The IIAR’s developing discussion on the crisis in AR (reflected by analysts’ declining comfort in recommending solutions) took interesting turn recently. In the the institute’s second conference call on the topic, I was asked to spell out suggestions for how analysts can reverse the falling quality of information sharing by vendors, which is the root cause of analysts’ lowering confidence. These are my four suggestions. Continue Reading →

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[GUEST POST] An Analyst’s Take on the Crisis in AR by Saverio Romeo / Frost & Sullivan

A New Approach to Market Analysis for the Evolving Mobile Communications Industry 

An argument in favour of multi-disciplinary analysts

By: Saverio Romeo, Frost 

The mobile communications industry has been infrastructure-centric for a long time. The core has been the network. The value added has been the services offered on this network. For many years, voice communications was the only service available. Then the launch of SMS brought enormous success to the mobile industry. But it also spread the fever for a “killer application”: When the success of SMS started to diminish and voice and messaging began to be transformed into commodities, the industry made parabolic journeys in order to find the next “killer application”. But the new Holy Grail was far from arriving. Continue Reading →

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[IIAR Teleconference] There’s a crisis in analyst relations

After more than a decade consulting to analyst relations teams, and some year before as an analyst, I’m seeing a deep, and deepening, crisis in analyst relations. It’s reflected in hard data from surveys of analysts and, in discussions over the last few weeks with AR colleagues in the hub of that crisis (the USA), I’m seeing it confirmed by the experiences and challenges facing AR professionals. Continue Reading →

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IIAR discussion group – So Where AR You Going?

Recently, the IIAR held a discussion group on AR careers following a series of blog posts by Marc Duke (@marcduke) on this topic.

AR still suffers from being in the shadow of PR and like Marc, most of those taking part in the call had fallen into AR careers by accident. What can we do, as an industry, to spread the word?

Fionnula Fitzsimons (@fionnula) from Bite Communications and Stephen England (@sfengland) from KCG emphasised that we need to do more PR to differentiate ourselves from PR. KCG estimates that there are about 1,500 full-time AR professionals globally – tiny in comparison to those engaged in PR. Even the investor relations community, perhaps the closest in terms of job function to AR, boasts around 100,000 members.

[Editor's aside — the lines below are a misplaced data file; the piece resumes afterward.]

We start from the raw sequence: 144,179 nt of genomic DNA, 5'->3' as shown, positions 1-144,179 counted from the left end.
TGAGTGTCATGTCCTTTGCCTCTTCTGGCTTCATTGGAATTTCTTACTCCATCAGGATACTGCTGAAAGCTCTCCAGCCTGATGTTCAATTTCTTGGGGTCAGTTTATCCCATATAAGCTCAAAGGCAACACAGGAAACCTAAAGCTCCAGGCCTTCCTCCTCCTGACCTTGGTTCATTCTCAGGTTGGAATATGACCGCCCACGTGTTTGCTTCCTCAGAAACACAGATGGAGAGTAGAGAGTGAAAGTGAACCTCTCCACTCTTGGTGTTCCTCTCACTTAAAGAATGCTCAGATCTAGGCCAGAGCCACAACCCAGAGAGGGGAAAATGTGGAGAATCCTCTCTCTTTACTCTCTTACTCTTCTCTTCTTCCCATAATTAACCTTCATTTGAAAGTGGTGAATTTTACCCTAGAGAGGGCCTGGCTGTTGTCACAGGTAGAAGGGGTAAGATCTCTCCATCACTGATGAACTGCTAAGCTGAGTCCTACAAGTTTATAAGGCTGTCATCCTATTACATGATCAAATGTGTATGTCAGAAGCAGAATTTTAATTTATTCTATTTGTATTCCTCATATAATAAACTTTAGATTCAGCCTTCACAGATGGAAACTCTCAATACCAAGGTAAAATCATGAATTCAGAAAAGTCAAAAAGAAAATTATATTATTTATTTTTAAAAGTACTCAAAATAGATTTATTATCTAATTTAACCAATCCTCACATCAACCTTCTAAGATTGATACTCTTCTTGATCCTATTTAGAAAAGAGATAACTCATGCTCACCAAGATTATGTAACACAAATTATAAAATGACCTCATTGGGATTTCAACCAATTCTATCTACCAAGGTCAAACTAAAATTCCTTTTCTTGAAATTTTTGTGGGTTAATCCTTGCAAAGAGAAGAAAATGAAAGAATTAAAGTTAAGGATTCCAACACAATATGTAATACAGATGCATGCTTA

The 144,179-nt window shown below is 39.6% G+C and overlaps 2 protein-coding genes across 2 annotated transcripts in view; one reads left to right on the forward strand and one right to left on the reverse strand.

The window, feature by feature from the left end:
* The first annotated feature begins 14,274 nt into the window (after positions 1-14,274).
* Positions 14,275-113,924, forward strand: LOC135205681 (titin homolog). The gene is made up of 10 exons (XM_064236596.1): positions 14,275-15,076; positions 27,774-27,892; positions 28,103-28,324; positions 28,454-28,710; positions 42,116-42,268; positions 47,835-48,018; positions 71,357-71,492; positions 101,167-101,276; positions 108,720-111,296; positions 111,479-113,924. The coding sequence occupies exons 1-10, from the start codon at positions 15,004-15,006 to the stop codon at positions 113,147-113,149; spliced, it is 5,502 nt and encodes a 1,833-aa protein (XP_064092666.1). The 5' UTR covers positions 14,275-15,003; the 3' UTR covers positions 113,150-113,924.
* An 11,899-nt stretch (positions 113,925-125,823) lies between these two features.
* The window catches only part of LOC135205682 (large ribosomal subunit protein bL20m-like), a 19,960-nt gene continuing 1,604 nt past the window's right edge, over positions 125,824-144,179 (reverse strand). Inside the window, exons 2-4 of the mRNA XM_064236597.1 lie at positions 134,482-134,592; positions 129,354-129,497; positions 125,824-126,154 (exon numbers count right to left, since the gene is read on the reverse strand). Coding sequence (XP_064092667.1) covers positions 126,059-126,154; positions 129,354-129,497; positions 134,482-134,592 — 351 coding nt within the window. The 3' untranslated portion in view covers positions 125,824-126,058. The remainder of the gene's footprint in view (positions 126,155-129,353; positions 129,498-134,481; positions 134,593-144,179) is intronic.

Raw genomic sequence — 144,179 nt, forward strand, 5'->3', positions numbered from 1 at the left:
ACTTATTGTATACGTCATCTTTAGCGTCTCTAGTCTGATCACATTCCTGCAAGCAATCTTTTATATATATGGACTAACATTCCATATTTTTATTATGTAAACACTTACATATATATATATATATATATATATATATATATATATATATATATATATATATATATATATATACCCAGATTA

It’s difficult for such a small group to make much noise, and AR is a difficult story to tell. How many of our families really understand what it is that we do? The responsibility rests with us as AR managers to keep educating those around us on the value of analysts and AR to our organisations. As Stephen England put it, “if we each teach one PR person, one marketing person, and one sales person a quarter of what we do, our ecosystem would increase dramatically.” Marc Duke also felt that the IIAR could help raise the profile of AR by getting more content into the mainstream technology and marketing/PR trade press. Continue Reading →

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So Where AR You Going? – part 2

8In the second of his series of guest posts on AR careers, Marc Duke  (blog, @marcduke) looks at the skills required to succeed in AR and how to keep them in good shape.

The IIAR will also be hosting a teleconference for members to discuss the issues raised on May 3rd at 4 pm BST/11 am EDT.

So what does AR do then…?

Without wishing to sound trite, the answer to this question is dependent on a number of factors such as:

  • Size of company
  • Size of team
  • Experience/expertise of staff
  • How “AR-friendly” the organisation is

AR can cover any of the following:

  • Proactive outbound communications to support PR, marketing and sales
  • Inbound communications to support product or business strategy development
  • Reactive communication to support research questions and consulting requests from the analysts 

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So Where AR You Going? – part 1

What do you need to do to reach the top level in AR? Is it vital to work in the US? And what’s the future for the role of analyst relations? In a series of guest posts, Marc Duke (blog, @marcduke) will be looking at the issues surrounding AR careers and at how things may evolve in the coming years.

It’s a topic that’s important to all of us who work in AR and we welcome your thoughts and comments. The IIAR will also be hosting a teleconference for members to discuss the issues raised on May 3rd at 4 pm BST/11 am EDT.

I first encountered the heady world of AR in 1997 as a lowly account executive. The PR agency I worked for, Text 100, was the main agency for Microsoft in Europe. It had a very, very small AR programme which was passed around and found its way to me. That’s where my AR journey began. As the AR profession has matured, the question of where AR as a career is going is a serious one that merits consideration.

As part of the research for this piece, I spoke to several IIAR members to get a picture of their experience and thoughts on how their AR careers are likely to develop. I’ll try to summarise their perspectives and mine, with the hope of stimulating further debate on a topic which is as current as any other issue in the AR community.

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Gartner Wields the Most Influential Influencers, Peers, Not Analysts

A Glimpse into Peer Connect

Every AR person knows that many of the most influential analysts in the information technology industry work at Gartner.  But analysts are not the most influential influencers out there, peers are – IT buyerPicture showing ranking of influencerss and practitioners most trust the insights of other IT buyers and practitioners who have been through similar buying and implementation processes. The historical blockades to peer-to-peer exchange, however, have been (a) finding qualified peers and (b) providing a safe harbor for peers that prefer to remain anonymous in order